What Is Behavioral Neuroscience?

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  • 0:00 The Definition of…
  • 0:49 Learning and Memory
  • 1:53 Sensorimotor Processing
  • 2:35 Decision-Making
  • 3:39 Emotional Functioning
  • 4:26 Lesson Summary
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Lesson Transcript
Instructor: Patricia Johnson

Patricia is a Clinical Health Psychologist with a Doctorate in Clinical Psychology. She has taught Life Span Development and worked with clients of all ages.

In this lesson, we will discuss the basics of behavioral neuroscience and the field's overall goals. We will also outline several major topics of study within the discipline.

The Definition of Behavioral Neuroscience

Describe the word 'behavior' to a friend. Piece of cake, right? Now, try explaining what behavioral neuroscience means. Well that sounds more like a tongue twister, doesn't it? It's not so bad, though. Neuroscience is the study of the brain and its functions. Although we often think of behavior as somewhat separate from our body, the two are closely related. In fact, the brain is what causes us to behave in certain ways, and behavioral neuroscience is a bridge in understanding the relationship. Behavioral neuroscience then, is the study of how a person's brain influences that person's behavior. We'll look more closely at several fields of behavioral neuroscience, so you can get a better idea of the field.

Learning and Memory

We realize that it is harder to study for a big test when we're tired, but have you ever wondered why this is true? Multiple areas can be included under the category of behavioral neuroscience. Learning and memory are two major topics of behavioral neuroscience. Learning and memory include finding out just why fatigue affects learning as well as understanding why people experience permanent memory loss, which is currently a large focus within the field. Dementia is a disease that causes people to forget important information about themselves and their surroundings. It is progressive, so it starts out slowly and continues to get worse with time. It is hard to imagine that you could eventually forget your children, your home address, or even your own name. Unfortunately, however, this is what occurs within the brain of a person suffering from dementia. Researchers in the field of behavioral neuroscience hope to find out how dementia develops and how it might be prevented in the future.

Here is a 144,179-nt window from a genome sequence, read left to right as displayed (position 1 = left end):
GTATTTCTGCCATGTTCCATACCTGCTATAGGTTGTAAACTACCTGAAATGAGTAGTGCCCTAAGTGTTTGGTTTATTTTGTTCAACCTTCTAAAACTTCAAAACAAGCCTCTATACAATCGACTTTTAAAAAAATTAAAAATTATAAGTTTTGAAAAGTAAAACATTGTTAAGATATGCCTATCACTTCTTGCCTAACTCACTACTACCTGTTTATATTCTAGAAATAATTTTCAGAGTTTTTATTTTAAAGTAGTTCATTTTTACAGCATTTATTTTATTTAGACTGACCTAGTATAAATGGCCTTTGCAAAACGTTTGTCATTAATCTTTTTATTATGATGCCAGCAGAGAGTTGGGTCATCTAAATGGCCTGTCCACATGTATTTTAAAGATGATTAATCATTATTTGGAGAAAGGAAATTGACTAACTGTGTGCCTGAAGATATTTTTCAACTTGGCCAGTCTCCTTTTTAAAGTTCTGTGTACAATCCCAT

Sensorimotor Processing

The word sensorimotor describes how we experience the world around us through our senses and movement. Sensorimotor processing is another area of behavioral neuroscience, which refers to how the brain functions to help us experience the world. Many people who suffer from autism have a hard time integrating sound, touch, and smell within their environment. Those who suffer from autism sometimes rock back and forth, which is thought to be a way to soothe themselves when they feel overwhelmed by sensory cues in their environment. There are also alternative ideas about rocking behavior, which continue to be researched by behavioral neuroscientists.

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